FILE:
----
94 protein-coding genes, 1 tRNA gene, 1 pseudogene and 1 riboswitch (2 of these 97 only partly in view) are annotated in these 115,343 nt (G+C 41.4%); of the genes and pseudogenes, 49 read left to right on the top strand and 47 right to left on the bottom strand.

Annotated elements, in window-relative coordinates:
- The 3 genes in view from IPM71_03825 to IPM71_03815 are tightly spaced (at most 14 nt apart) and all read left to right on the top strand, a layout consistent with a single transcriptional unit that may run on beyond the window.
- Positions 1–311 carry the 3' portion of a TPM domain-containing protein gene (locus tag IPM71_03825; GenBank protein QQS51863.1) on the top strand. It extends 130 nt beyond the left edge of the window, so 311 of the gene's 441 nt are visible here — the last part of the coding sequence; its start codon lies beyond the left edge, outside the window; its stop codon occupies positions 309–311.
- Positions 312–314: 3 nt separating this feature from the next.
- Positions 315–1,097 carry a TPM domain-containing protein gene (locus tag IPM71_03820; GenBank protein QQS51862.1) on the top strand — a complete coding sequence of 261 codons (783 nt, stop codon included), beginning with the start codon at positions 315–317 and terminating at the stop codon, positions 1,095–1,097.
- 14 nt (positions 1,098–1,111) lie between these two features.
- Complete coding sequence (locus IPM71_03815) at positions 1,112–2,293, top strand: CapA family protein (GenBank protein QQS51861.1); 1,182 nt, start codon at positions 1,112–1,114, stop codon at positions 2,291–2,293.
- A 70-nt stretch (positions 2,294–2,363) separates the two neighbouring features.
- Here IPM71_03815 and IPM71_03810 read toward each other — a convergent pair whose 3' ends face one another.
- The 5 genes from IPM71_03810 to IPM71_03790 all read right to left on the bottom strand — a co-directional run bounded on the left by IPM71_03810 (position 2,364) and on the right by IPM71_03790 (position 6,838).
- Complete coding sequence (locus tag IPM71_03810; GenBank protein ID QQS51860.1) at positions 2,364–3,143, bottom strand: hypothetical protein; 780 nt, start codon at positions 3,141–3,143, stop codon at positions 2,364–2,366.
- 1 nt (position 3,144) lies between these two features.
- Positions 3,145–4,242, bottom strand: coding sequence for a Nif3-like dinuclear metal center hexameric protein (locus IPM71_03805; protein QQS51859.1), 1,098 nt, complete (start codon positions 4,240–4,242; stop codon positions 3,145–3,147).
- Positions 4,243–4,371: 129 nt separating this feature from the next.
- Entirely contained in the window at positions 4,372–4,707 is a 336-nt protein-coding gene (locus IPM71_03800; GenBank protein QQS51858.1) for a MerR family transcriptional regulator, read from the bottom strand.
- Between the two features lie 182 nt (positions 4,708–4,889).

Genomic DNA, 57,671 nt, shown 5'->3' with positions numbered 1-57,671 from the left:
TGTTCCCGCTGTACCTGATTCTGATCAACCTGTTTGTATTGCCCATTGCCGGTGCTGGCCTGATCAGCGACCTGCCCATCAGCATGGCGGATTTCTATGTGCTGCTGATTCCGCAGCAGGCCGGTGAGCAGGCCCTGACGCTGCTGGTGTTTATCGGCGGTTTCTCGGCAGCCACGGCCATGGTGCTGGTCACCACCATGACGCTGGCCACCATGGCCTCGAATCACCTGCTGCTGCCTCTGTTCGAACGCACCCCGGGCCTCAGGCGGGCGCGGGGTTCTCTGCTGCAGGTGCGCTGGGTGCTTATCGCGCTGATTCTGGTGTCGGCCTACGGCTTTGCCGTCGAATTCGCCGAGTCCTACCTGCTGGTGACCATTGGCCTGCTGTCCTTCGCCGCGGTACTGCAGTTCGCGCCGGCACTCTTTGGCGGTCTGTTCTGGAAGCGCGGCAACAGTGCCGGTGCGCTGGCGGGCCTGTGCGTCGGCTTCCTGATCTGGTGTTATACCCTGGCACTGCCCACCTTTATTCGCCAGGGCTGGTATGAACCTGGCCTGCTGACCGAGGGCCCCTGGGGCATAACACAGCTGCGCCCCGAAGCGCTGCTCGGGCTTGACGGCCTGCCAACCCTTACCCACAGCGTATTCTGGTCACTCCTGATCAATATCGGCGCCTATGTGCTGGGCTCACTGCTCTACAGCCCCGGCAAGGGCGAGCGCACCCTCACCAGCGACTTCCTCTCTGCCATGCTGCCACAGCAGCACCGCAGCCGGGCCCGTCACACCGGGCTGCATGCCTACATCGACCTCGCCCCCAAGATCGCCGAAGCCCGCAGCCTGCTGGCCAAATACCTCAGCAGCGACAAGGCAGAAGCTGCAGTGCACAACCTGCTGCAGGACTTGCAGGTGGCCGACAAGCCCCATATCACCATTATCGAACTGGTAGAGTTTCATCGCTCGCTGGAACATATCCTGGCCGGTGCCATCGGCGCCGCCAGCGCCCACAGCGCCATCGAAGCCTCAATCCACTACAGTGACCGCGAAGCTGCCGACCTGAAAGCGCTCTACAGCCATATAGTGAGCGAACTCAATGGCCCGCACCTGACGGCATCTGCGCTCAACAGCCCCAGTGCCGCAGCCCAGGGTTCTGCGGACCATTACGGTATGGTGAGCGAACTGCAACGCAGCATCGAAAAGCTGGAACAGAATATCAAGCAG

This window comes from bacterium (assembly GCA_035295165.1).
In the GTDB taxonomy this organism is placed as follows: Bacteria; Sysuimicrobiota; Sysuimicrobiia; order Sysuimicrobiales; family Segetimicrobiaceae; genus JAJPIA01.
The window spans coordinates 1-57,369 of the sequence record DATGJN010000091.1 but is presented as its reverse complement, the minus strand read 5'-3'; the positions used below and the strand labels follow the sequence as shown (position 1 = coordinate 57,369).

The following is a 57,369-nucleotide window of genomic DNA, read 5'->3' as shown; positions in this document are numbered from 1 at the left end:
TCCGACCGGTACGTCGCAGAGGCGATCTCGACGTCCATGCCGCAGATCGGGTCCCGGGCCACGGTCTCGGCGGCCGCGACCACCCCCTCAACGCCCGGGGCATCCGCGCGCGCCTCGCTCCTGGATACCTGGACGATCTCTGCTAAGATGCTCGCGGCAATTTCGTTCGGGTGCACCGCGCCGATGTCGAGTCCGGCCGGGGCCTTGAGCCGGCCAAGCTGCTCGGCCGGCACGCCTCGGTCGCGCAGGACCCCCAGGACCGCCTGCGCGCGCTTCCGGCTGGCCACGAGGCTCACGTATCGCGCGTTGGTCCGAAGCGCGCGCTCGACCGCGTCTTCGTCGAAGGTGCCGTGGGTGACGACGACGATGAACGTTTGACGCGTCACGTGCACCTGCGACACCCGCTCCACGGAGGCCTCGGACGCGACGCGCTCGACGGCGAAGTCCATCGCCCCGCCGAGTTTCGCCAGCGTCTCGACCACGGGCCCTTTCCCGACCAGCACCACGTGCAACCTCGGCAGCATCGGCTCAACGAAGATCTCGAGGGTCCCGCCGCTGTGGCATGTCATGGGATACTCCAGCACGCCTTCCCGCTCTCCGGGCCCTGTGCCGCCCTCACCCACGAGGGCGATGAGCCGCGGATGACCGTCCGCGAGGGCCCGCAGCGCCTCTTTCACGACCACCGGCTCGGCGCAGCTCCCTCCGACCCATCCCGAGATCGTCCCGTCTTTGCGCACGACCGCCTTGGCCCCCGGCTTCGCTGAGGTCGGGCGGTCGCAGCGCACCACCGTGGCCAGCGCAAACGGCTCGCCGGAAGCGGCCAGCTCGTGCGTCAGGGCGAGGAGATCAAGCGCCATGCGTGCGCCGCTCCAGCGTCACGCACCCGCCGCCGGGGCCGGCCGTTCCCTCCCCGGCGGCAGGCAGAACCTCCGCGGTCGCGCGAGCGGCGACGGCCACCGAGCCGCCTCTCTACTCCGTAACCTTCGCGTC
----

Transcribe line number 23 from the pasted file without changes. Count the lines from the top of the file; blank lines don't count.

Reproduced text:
The following is a 57,369-nucleotide window of genomic DNA, read 5'->3' as shown; positions in this document are numbered from 1 at the left end: